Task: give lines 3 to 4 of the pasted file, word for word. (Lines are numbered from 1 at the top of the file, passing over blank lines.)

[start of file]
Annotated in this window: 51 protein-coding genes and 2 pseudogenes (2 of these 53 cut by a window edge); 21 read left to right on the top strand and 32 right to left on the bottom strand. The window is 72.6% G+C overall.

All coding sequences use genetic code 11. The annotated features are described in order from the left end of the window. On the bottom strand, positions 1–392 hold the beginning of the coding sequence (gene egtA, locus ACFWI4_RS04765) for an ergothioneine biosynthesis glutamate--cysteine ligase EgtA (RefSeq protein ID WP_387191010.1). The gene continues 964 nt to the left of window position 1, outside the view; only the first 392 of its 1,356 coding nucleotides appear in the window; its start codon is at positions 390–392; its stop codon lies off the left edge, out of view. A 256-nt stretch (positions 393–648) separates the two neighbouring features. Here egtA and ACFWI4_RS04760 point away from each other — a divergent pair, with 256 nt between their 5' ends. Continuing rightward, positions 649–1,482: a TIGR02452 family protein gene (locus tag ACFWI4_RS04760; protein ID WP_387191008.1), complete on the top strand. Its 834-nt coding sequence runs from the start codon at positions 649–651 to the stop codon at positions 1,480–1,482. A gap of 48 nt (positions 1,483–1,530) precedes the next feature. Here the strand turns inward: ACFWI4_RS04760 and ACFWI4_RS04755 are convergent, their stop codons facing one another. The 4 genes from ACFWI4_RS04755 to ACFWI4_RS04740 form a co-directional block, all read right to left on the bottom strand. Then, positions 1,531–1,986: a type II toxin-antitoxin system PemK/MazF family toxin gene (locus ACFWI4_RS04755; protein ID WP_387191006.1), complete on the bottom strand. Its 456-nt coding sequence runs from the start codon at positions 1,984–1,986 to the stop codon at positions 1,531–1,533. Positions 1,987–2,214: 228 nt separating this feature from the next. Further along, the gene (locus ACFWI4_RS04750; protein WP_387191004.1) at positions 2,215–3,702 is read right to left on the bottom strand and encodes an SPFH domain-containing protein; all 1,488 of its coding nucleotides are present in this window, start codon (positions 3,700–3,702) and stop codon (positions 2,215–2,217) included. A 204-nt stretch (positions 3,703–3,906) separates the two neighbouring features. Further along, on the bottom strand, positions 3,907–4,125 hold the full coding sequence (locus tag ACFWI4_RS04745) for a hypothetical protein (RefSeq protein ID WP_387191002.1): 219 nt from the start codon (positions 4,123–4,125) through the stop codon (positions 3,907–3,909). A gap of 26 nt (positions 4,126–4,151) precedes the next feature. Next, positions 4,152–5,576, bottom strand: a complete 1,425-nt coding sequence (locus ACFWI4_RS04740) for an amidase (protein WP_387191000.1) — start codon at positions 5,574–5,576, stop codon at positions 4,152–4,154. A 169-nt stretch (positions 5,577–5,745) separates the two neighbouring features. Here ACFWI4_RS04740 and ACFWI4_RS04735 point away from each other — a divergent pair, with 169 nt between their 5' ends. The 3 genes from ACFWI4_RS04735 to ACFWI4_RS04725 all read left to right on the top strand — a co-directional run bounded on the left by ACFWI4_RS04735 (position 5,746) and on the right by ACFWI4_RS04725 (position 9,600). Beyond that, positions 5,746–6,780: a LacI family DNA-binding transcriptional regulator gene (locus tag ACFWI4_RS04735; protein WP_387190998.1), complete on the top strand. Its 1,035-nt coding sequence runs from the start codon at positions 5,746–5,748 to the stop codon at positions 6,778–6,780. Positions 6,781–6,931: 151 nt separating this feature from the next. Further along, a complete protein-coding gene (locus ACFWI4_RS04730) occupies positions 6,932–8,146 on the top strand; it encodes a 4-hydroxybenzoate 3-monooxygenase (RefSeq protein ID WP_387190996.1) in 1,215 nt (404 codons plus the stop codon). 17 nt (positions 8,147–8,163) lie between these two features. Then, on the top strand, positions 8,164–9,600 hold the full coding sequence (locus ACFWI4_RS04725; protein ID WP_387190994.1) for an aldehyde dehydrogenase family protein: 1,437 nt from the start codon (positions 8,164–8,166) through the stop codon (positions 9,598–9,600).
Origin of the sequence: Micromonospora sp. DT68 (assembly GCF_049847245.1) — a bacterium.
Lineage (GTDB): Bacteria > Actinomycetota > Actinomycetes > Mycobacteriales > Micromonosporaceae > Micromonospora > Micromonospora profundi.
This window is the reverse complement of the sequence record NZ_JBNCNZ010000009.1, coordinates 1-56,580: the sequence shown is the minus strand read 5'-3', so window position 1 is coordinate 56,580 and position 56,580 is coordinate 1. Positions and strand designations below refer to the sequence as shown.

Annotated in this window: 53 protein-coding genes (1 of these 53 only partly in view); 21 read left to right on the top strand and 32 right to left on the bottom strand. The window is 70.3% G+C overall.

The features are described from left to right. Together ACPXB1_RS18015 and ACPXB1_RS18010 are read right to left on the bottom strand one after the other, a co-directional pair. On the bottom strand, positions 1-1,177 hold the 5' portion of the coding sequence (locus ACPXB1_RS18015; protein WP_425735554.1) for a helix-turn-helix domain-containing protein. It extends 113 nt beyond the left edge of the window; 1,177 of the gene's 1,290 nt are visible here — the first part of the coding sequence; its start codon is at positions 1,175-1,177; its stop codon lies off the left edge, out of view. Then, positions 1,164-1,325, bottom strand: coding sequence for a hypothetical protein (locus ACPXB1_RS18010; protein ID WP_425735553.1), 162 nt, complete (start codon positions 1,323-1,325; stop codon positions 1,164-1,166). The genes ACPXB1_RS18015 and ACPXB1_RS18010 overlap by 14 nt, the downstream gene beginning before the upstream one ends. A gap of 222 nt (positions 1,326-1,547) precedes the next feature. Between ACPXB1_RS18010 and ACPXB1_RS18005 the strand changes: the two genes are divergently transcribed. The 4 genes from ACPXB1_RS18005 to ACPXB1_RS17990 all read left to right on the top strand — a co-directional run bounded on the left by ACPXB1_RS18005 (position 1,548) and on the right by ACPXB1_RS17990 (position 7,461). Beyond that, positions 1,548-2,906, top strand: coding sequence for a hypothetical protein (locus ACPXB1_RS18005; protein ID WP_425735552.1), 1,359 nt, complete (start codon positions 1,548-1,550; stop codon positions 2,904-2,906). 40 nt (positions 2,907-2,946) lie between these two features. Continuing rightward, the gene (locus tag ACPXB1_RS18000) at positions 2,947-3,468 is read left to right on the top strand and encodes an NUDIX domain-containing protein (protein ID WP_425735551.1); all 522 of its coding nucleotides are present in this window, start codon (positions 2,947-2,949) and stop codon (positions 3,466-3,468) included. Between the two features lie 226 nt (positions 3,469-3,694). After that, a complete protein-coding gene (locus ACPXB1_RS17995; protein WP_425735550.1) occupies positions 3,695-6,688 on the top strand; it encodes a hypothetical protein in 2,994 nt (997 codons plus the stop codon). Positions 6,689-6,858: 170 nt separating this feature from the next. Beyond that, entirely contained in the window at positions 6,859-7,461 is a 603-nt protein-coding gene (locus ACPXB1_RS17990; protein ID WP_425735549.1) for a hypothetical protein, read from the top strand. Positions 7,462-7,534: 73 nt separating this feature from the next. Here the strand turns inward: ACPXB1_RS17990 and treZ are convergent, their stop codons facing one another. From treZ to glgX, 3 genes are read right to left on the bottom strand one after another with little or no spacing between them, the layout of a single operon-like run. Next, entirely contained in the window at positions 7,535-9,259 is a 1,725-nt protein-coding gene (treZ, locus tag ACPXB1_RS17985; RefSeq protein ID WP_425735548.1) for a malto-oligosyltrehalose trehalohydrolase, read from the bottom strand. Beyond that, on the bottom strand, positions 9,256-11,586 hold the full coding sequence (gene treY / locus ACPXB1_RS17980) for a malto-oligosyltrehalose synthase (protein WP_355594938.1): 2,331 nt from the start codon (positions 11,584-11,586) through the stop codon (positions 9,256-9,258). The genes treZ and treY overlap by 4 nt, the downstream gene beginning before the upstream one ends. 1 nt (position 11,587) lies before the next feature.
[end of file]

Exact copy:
Origin of the sequence: Micromonospora sp. DT68 (assembly GCF_049847245.1) — a bacterium.
Lineage (GTDB): Bacteria > Actinomycetota > Actinomycetes > Mycobacteriales > Micromonosporaceae > Micromonospora > Micromonospora profundi.